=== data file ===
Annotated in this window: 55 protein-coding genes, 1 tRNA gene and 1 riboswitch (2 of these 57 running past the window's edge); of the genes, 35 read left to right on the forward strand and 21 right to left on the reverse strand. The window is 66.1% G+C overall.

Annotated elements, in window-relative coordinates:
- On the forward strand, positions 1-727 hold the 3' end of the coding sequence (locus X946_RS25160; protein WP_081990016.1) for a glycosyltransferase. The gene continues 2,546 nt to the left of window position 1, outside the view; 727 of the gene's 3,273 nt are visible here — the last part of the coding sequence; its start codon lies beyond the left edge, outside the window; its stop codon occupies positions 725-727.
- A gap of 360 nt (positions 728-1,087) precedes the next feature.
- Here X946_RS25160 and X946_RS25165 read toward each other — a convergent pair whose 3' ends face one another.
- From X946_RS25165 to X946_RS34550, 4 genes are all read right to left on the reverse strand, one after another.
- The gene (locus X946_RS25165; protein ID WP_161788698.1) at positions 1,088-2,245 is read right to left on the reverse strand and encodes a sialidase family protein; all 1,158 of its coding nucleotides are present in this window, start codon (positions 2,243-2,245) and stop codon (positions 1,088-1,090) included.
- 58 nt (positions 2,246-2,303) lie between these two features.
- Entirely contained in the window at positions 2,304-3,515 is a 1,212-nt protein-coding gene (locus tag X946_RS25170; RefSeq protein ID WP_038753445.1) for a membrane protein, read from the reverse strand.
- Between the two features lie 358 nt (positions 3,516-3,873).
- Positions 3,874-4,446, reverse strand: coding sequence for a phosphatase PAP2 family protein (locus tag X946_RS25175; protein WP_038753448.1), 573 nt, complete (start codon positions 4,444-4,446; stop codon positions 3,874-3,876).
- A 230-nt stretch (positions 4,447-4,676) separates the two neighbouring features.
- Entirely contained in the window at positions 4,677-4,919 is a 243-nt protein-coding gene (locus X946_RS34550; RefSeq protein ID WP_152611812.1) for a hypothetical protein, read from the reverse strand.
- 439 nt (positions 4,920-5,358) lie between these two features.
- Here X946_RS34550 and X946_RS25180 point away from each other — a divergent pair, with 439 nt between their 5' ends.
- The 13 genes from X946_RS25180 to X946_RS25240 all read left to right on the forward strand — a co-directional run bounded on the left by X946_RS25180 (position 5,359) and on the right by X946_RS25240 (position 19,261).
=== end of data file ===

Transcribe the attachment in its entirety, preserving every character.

Annotated in this window: 55 protein-coding genes, 1 tRNA gene and 1 riboswitch (2 of these 57 running past the window's edge); of the genes, 35 read left to right on the forward strand and 21 right to left on the reverse strand. The window is 66.1% G+C overall.

Annotated elements, in window-relative coordinates:
- On the forward strand, positions 1-727 hold the 3' end of the coding sequence (locus X946_RS25160; protein WP_081990016.1) for a glycosyltransferase. The gene continues 2,546 nt to the left of window position 1, outside the view; 727 of the gene's 3,273 nt are visible here — the last part of the coding sequence; its start codon lies beyond the left edge, outside the window; its stop codon occupies positions 725-727.
- A gap of 360 nt (positions 728-1,087) precedes the next feature.
- Here X946_RS25160 and X946_RS25165 read toward each other — a convergent pair whose 3' ends face one another.
- From X946_RS25165 to X946_RS34550, 4 genes are all read right to left on the reverse strand, one after another.
- The gene (locus X946_RS25165; protein ID WP_161788698.1) at positions 1,088-2,245 is read right to left on the reverse strand and encodes a sialidase family protein; all 1,158 of its coding nucleotides are present in this window, start codon (positions 2,243-2,245) and stop codon (positions 1,088-1,090) included.
- 58 nt (positions 2,246-2,303) lie between these two features.
- Entirely contained in the window at positions 2,304-3,515 is a 1,212-nt protein-coding gene (locus tag X946_RS25170; RefSeq protein ID WP_038753445.1) for a membrane protein, read from the reverse strand.
- Between the two features lie 358 nt (positions 3,516-3,873).
- Positions 3,874-4,446, reverse strand: coding sequence for a phosphatase PAP2 family protein (locus tag X946_RS25175; protein WP_038753448.1), 573 nt, complete (start codon positions 4,444-4,446; stop codon positions 3,874-3,876).
- A 230-nt stretch (positions 4,447-4,676) separates the two neighbouring features.
- Entirely contained in the window at positions 4,677-4,919 is a 243-nt protein-coding gene (locus X946_RS34550; RefSeq protein ID WP_152611812.1) for a hypothetical protein, read from the reverse strand.
- 439 nt (positions 4,920-5,358) lie between these two features.
- Here X946_RS34550 and X946_RS25180 point away from each other — a divergent pair, with 439 nt between their 5' ends.
- The 13 genes from X946_RS25180 to X946_RS25240 all read left to right on the forward strand — a co-directional run bounded on the left by X946_RS25180 (position 5,359) and on the right by X946_RS25240 (position 19,261).